John Singleton Copley painted exquisite portraits of individual New Englanders before the American Revolution. Put his pre-revolutionary paintings together (or visit the Museum of Fine Arts in Boston) and you’ll discover a tightly knit society of wealthy merchants, artisans and dignitaries.
How tightly knit? Take John Adams. He was related to many, knew most and had opinions about just about all of them.
Copley and Adams were singularly talented, driven men who recorded the extraordinary time they lived in. Copley, a self-taught artistic genius, painted and drew hundreds of likenesses during his lifetime. Adams, revolutionary leader and diplomat, kept copious records of his daily life in diaries, notes and official papers.
Both seemed to know everybody on both sides of the Atlantic.
Copley left for England in 1774. Like many of his subjects, he maintained his loyalty to the Crown. Some of the wealthy aristocrats he painted in and around Boston lost most of their fortunes during the war, as the patriots confiscated their property.
Adams in 1777 left for France to serve in the first of several diplomatic posts he would hold over the next decade. He negotiated the Treaty of Paris to end the American Revolution. John Singleton Copley painted him shortly afterward. Abigail liked the work. Her husband, not so much.
John Singleton Copley Painted a Who’s Who
Copley’s paintings of the most famous revolutionaries are still widely recognized and duplicated. Below is a selection of portraits of people connected in some way (or in many ways) to Massachusetts’ most prominent revolutionary, John Adams.
Adams himself supplied a sometimes catty guide to the real people of the portraits and the society they lived in.
John Winthrop, the great-great-grandson of John Winthrop, the first governor of the Massachusetts Bay colony. A Harvard graduate, he taught mathematics and natural philosophy at Harvard from the age of 24 to his death 40 years later. He taught John Adams, influenced his thinking and later threw his weight behind the patriotic cause. Winthrop is credited with founding the science of earthquakes, or seismology. When John Adams was in the Continental Congress in Philadelphia, Winthrop wrote him a letter of support and sent it with his son.
John Wentworth attended Harvard with Adams, where they formed a close friendship. Wentworth returned to New Hampshire after college, and received an appointment as royal governor. He was a capable and popular leader — until he wasn’t. As a Loyalist, he fled Portsmouth when revolutionaries pointed a cannon at his door. Wentworth eventually sailed to England, and then back to North America where he served as governor of Nova Scotia.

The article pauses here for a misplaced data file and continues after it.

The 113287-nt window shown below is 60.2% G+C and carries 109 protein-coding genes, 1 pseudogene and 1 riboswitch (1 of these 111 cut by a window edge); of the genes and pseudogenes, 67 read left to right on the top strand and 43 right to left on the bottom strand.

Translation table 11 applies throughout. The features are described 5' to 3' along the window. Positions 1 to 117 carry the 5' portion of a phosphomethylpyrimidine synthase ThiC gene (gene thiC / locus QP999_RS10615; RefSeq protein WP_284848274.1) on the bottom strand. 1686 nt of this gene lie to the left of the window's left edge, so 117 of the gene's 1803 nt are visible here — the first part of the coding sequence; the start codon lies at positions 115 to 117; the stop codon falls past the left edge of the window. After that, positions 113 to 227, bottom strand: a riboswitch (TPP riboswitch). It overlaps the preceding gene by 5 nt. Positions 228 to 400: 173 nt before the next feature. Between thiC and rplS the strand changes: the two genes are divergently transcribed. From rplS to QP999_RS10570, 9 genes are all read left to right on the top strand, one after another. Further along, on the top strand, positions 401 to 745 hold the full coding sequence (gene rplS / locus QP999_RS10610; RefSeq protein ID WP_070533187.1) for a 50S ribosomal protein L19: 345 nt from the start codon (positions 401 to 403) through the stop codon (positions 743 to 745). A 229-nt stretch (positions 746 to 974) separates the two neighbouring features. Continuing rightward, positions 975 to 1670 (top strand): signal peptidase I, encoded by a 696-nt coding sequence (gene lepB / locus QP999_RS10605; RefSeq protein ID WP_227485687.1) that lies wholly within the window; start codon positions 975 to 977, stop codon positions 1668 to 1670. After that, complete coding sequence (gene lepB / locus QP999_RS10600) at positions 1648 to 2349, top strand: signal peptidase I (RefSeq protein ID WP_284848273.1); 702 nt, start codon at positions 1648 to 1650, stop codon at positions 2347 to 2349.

Samuel Quincy was another friend of Adams at Harvard and his distant cousin. Adams fell in love with his sister Hannah, but they broke up before he courted Abigail. Adams disapproved of his cousin’s social ambitions: “Cards, Fiddles, and Girls, are the objects of Sam….Kissing, fidling and gaming.” Quincy had a brilliant legal mind, though, and faced off against Adams in the trial of the soldiers prosecuted for the Boston Massacre. When John Singleton Copley painted him around 1767, Quincy was moving into the Loyalist camp. He boarded a British ship on Evacuation Day and sailed to England, where he lived out the rest of his life.
Fashionable Nicholas Boylston made a fortune through his mercantile firm, Green and Boylston, importing textiles, paper, tea and glass. His attire reflects the fashion among the elite in 1767. John Singleton Copley painted him in an exotic robe, or banyan, reflecting the fascination with the Orient (real or imagined) and a turban, also exotic and reflecting a stylish, dishabille look of the day. Boylston was John Adams’ great uncle. When Adams was 30, he had dinner at his house, which blowed him away. “An elegant Dinner indeed! Went over the House to view the Furniture, which alone costs a thousand Pounds sterling. A Seat it is for a noble Man, a Prince. The Turkey Carpets, the painted Hangings, the Marble Tables, the rich Beds with crimson Damask Curtains and Counterpins, the beautiful Chimny Clock, the Spacious Garden, are the most magnificent of any Thing I have ever seen.” But Boylston did not join the boycott against British goods and Samuel Adams denounced him and his brother as “enemies of the country.” He died in 1771.